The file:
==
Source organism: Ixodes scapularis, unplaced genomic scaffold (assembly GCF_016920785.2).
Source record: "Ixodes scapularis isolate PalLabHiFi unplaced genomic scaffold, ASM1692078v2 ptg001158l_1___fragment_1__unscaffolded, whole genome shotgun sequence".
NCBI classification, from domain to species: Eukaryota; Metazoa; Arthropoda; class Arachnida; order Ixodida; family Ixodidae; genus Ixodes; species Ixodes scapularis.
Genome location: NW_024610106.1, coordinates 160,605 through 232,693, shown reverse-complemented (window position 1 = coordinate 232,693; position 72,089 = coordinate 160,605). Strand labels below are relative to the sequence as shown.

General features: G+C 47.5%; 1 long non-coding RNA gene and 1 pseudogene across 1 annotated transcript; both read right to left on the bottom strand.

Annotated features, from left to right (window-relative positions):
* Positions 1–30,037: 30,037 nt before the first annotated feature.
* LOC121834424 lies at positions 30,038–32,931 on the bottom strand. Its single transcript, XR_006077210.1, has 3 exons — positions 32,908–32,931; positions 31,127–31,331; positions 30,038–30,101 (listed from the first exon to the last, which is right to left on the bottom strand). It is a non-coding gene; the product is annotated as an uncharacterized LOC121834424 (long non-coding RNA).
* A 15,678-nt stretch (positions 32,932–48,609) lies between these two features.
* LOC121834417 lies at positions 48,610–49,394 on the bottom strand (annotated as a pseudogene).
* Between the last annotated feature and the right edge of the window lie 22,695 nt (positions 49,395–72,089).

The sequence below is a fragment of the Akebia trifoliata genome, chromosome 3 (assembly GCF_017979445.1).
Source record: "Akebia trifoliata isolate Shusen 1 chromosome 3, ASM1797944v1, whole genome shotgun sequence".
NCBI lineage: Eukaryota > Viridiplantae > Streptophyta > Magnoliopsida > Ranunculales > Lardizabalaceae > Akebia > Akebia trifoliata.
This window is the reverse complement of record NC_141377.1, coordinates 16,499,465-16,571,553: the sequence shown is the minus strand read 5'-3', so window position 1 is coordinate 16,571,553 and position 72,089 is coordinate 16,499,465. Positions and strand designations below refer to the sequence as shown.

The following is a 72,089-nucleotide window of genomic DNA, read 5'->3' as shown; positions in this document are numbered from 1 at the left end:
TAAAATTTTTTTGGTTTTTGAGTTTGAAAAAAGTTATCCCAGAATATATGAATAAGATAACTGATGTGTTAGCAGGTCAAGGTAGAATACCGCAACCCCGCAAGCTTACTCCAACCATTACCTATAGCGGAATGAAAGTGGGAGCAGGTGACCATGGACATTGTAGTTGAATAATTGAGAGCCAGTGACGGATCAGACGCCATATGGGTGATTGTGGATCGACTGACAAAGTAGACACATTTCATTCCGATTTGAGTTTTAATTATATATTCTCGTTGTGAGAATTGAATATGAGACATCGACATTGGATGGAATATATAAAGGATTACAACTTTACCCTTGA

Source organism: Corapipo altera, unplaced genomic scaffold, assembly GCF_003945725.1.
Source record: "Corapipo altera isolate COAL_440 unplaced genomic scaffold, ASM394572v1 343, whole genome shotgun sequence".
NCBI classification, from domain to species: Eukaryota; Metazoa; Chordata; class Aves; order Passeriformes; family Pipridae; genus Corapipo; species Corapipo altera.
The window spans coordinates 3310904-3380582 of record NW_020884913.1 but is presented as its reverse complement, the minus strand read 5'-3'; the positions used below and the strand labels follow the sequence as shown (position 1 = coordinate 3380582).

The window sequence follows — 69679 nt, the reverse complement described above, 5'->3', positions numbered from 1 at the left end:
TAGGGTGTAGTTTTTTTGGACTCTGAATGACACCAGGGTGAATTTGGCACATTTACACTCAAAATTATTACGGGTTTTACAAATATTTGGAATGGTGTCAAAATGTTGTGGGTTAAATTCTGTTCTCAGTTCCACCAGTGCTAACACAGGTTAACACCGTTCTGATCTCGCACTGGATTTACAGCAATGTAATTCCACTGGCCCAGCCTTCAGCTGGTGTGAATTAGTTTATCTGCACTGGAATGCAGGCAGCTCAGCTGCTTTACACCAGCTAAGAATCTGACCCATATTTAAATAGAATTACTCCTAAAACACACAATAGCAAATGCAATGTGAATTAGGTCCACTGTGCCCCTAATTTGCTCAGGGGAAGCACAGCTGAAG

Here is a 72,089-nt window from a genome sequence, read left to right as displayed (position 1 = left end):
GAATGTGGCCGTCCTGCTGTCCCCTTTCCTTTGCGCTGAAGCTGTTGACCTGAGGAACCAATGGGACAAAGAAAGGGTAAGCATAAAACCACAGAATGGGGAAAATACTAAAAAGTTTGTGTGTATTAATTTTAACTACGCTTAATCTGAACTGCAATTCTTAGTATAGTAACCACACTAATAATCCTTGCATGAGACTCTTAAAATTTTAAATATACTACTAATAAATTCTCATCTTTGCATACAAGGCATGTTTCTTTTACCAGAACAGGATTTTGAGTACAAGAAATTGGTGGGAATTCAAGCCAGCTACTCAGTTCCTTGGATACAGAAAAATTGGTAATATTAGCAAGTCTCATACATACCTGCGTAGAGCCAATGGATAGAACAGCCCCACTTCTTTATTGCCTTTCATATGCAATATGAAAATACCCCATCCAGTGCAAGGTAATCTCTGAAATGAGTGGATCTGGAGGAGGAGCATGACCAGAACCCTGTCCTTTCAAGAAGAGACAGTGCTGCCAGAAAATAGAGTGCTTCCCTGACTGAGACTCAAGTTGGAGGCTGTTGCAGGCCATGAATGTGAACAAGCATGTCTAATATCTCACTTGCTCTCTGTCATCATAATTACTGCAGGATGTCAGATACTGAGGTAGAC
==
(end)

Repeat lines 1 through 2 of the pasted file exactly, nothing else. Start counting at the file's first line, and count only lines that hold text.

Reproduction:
Source organism: Ixodes scapularis, unplaced genomic scaffold (assembly GCF_016920785.2).
Source record: "Ixodes scapularis isolate PalLabHiFi unplaced genomic scaffold, ASM1692078v2 ptg001158l_1___fragment_1__unscaffolded, whole genome shotgun sequence".